8. Does the REALTOR® association have an active commercial structure (committee, division, alliance, etc.)

Past Grant Recipients

Inform your own application by checking out past successes.  You can review the Executive Summaries of the 2012 NAR Commercial Innovation Grant award winners, and find a range of programs, services and events that create new value to members in neat ways. From Sacramento Association of REALTORS® Commercial Mentor Hotline (highlighted in these pages here) to the Chicago Association of REALTORS® CommercialForum subscription-based service, and every winning project in between, a whole raft of important new thinking is around to inspire your 2013 application.

Apply to the NAR Commercial Innovation Grant program here before February 15, 2013.

 

 

Farmland Rental Rates Lagging Rising Land Values

Farmland in the USA. The round fields are due ...

The USDA’s semi-annual survey on the state of farm finances, called the Agricultural Resource and Management Survey (ARMS) is “the only national survey that annually produces observations on field-level farm practices, the economics of the farm operating the field, and the characteristics of farm operators and their households”.  This year’s ARMS look at the economics of farm operations is showing a race between rented and purchased land prices, both rising, but one lagging the other significantly.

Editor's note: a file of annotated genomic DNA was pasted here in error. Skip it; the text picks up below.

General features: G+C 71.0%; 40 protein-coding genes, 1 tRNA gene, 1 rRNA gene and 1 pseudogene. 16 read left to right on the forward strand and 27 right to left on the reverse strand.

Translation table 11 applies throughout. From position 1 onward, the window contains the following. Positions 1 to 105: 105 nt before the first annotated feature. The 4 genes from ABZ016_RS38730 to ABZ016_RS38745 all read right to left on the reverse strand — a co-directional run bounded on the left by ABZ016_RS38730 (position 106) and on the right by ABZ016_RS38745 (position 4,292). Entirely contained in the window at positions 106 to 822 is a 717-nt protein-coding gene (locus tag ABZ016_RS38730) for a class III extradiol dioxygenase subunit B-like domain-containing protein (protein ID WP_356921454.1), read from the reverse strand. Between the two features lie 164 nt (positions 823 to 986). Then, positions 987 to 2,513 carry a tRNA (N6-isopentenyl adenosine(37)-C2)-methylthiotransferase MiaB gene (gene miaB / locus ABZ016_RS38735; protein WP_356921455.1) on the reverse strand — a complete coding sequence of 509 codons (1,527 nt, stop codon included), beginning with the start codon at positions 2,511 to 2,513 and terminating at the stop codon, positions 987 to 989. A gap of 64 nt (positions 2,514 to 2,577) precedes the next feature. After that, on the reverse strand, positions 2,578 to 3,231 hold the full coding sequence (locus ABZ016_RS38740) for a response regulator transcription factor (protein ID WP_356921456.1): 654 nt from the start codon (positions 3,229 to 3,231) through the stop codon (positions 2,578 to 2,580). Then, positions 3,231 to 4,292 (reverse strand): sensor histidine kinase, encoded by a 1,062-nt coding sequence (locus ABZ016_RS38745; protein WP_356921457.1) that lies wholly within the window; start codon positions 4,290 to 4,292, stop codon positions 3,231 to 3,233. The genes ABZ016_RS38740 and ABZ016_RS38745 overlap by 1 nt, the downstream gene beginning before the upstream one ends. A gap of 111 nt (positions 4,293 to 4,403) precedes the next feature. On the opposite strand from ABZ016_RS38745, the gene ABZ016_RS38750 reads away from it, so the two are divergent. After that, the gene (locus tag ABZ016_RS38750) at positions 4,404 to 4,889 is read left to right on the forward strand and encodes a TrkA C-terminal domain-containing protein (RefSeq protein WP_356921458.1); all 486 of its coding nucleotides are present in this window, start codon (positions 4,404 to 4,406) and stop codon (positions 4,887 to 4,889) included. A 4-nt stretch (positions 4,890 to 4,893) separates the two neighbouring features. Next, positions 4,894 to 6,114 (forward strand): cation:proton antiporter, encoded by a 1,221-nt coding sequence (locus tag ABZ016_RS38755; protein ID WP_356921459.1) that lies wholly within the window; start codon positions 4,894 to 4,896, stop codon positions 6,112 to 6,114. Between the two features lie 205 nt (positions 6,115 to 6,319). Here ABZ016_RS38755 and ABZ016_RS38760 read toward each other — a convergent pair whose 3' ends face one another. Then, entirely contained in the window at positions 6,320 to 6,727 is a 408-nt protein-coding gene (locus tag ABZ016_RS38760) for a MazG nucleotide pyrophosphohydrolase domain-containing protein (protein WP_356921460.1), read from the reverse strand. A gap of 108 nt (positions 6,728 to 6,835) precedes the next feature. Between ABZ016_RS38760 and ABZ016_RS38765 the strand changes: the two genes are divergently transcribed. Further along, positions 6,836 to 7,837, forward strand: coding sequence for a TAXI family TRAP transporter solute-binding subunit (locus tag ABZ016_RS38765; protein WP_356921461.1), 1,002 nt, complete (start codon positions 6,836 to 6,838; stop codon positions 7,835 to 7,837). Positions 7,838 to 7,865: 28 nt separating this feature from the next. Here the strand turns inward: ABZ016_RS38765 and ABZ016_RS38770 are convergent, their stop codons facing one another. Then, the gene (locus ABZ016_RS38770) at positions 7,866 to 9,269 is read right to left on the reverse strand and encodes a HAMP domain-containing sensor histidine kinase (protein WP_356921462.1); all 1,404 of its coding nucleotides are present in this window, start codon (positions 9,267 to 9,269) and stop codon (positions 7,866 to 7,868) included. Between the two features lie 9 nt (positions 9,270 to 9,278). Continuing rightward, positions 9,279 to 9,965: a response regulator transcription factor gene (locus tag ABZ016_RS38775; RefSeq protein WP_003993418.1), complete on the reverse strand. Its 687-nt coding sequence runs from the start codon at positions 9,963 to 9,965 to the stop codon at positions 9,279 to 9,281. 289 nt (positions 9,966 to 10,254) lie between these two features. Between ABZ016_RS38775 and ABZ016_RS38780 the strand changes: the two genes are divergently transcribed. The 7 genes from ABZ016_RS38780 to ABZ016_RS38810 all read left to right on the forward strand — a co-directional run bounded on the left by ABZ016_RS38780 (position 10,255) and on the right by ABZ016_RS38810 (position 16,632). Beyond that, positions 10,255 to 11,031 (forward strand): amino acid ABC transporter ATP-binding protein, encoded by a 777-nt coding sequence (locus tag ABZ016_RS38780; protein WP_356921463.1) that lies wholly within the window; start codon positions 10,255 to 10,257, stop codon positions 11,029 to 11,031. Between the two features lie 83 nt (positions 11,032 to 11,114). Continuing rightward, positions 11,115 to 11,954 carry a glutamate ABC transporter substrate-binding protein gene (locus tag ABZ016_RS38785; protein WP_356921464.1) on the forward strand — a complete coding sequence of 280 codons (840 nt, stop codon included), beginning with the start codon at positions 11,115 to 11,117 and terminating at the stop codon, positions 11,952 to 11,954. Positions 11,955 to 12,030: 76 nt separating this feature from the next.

Owning Vs. Renting Markets

Ownership means less in the land use picture than in other lease-driven sectors. Typically, rented farmland is worked according to the needs of the renter, not the landlord.  Leases are often informal. According to the most recent survey, 93 percent of producer/respondents say the landlords aren’t involved in the decisions about land use, crop or livestock selection.  That said, the booming market in farmland might suggest that capital is flowing to such deals from distant capital centers.